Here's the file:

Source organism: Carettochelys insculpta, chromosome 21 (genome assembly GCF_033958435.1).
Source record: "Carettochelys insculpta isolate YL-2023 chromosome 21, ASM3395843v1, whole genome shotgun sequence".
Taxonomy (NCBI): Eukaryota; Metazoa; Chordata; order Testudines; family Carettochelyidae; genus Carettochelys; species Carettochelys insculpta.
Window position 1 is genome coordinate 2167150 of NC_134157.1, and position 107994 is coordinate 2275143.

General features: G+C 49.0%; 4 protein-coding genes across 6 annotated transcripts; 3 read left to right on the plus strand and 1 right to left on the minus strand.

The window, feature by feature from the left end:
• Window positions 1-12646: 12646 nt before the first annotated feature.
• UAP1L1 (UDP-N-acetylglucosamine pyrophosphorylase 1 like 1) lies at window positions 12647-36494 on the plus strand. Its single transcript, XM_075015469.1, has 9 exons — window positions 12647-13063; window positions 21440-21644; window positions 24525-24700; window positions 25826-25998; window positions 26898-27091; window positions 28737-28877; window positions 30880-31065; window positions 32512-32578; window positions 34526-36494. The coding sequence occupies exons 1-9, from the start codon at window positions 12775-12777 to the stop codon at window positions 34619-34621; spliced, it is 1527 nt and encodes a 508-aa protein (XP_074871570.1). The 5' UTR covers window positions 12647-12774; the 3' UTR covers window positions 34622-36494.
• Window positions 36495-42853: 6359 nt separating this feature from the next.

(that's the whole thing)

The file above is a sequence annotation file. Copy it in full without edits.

Source organism: Carettochelys insculpta, chromosome 21 (genome assembly GCF_033958435.1).
Source record: "Carettochelys insculpta isolate YL-2023 chromosome 21, ASM3395843v1, whole genome shotgun sequence".
Taxonomy (NCBI): Eukaryota; Metazoa; Chordata; order Testudines; family Carettochelyidae; genus Carettochelys; species Carettochelys insculpta.
Window position 1 is genome coordinate 2167150 of NC_134157.1, and position 107994 is coordinate 2275143.

General features: G+C 49.0%; 4 protein-coding genes across 6 annotated transcripts; 3 read left to right on the plus strand and 1 right to left on the minus strand.

The window, feature by feature from the left end:
• Window positions 1-12646: 12646 nt before the first annotated feature.
• UAP1L1 (UDP-N-acetylglucosamine pyrophosphorylase 1 like 1) lies at window positions 12647-36494 on the plus strand. Its single transcript, XM_075015469.1, has 9 exons — window positions 12647-13063; window positions 21440-21644; window positions 24525-24700; window positions 25826-25998; window positions 26898-27091; window positions 28737-28877; window positions 30880-31065; window positions 32512-32578; window positions 34526-36494. The coding sequence occupies exons 1-9, from the start codon at window positions 12775-12777 to the stop codon at window positions 34619-34621; spliced, it is 1527 nt and encodes a 508-aa protein (XP_074871570.1). The 5' UTR covers window positions 12647-12774; the 3' UTR covers window positions 34622-36494.
• Window positions 36495-42853: 6359 nt separating this feature from the next.